Swiped in Secrecy: Welfare Spending Isn't Monitored in SC - WSPA.com

Swiped in Secrecy: Welfare Spending Isn't Monitored in SC

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No one monitors, tracks, or questions how the roughly 14,000 welfare families in South Carolina spend an estimated $35 million in taxpayer-funded assistance every year.

Why? Because that's just the way the system is set up, according to Lillian Koller, the lady in charge of the S.C. Department of Social Services.

Welfare is a federal program that's administered by each state's social services departments, and while there is room for each state to set some of its own parameters, the fundamental federal requirements of welfare are uniformed across the country.

And one of the main tenets of the welfare program include letting the recipients spend the money however they choose, though it is intended to benefit the child's well-being, whether that be paying rent or buying toiletries.

In other states, reporters have uncovered fraud in the system where welfare recipients were found to be spending money at liquor stores, casinos and gambling establishments.

While department officials do not deny there is likely a small amount of fraud in this state's welfare program, they argue the benefit amount is so small in comparison to other states that it's almost certainly not being wasted on frivolous expenditures.

In 2014, a new federal regulation goes into effect which will require states to come up with ways to prevent welfare recipients from spending their cash at liquor stores, casinos and gambling joints.

But because benefits are given out via electronic debit cards, which operate just like a regular VISA debit card, Koller says it will be hard to come up with a way to comply. Unless lawmakers make it illegal for those establishments to accept money from welfare recipients, there's not much Koller thinks the state can do.

And even if it were illegal, she says what's preventing someone on welfare from withdrawing cash at an ATM and then spending the money wherever they want.

This reporter filed multiple freedom of information requests seeking access to banking transactions for people on welfare in South Carolina, but DSS denied each one, saying it didn't possess such records because they are housed by J.P. Morgan Chase and protected by federal banking privacy laws.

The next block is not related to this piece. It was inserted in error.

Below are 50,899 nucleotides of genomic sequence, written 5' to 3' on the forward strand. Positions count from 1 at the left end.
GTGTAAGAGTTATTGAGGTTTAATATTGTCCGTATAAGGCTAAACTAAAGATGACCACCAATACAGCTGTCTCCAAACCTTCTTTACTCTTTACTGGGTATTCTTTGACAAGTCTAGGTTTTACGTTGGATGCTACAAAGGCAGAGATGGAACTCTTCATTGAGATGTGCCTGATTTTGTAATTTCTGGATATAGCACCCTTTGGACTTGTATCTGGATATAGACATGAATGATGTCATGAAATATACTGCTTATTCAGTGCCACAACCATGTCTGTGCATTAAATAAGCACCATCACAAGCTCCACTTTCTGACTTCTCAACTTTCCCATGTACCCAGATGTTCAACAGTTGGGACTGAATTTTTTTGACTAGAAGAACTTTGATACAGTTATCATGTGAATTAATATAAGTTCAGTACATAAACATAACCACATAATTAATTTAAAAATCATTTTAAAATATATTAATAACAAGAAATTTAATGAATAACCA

So, while the department says it doesn't believe there's a lot of fraud, there's absolutely no way they can be sure.

S.C. Rep. Eddie Tallon, a republican representing Spartanburg, says, "there's got to be a way to check," so Tallon suggests having the bank run exception reports which would catch transactions made at questionable establishments, such as liquor stores.

Koller, and her deputy director Linda Martin, seem far less interested in talking about monitoring the transactions of Welfare recipients and more interested in talking about their work toward removing people from Welfare and placing them in jobs.

Koller says when she took over in 2011, she set goals for the agency to increase the number of people they move from welfare to work by 100%, and she says the agency has exceeded that goal.

For example, in 2010, just more than 5,000 people were moved off Welfare and into jobs. From summer 2011 through 2012, more than 16,000 welfare recipients have found work.

"Work heals," Koller said, and it's what she says she's most focused on.

While federal regulations allow welfare recipients to receive benefits for up to five years, South Carolina restricts the time limit to just two years. Plus, Koller says the benefit amount is far less in South Carolina than in other parts of the country.

For example, a mother with two children can receive a maximum monthly payment of about $270.

Also, the federal regulations talk about preparing people for work, but Koller says she's instructing her case works to get people work, not just prepare them.

Even with the impressive numbers of people moving into jobs, the number of people on Welfare before the recession compared to the number on Welfare currently remain about the same.

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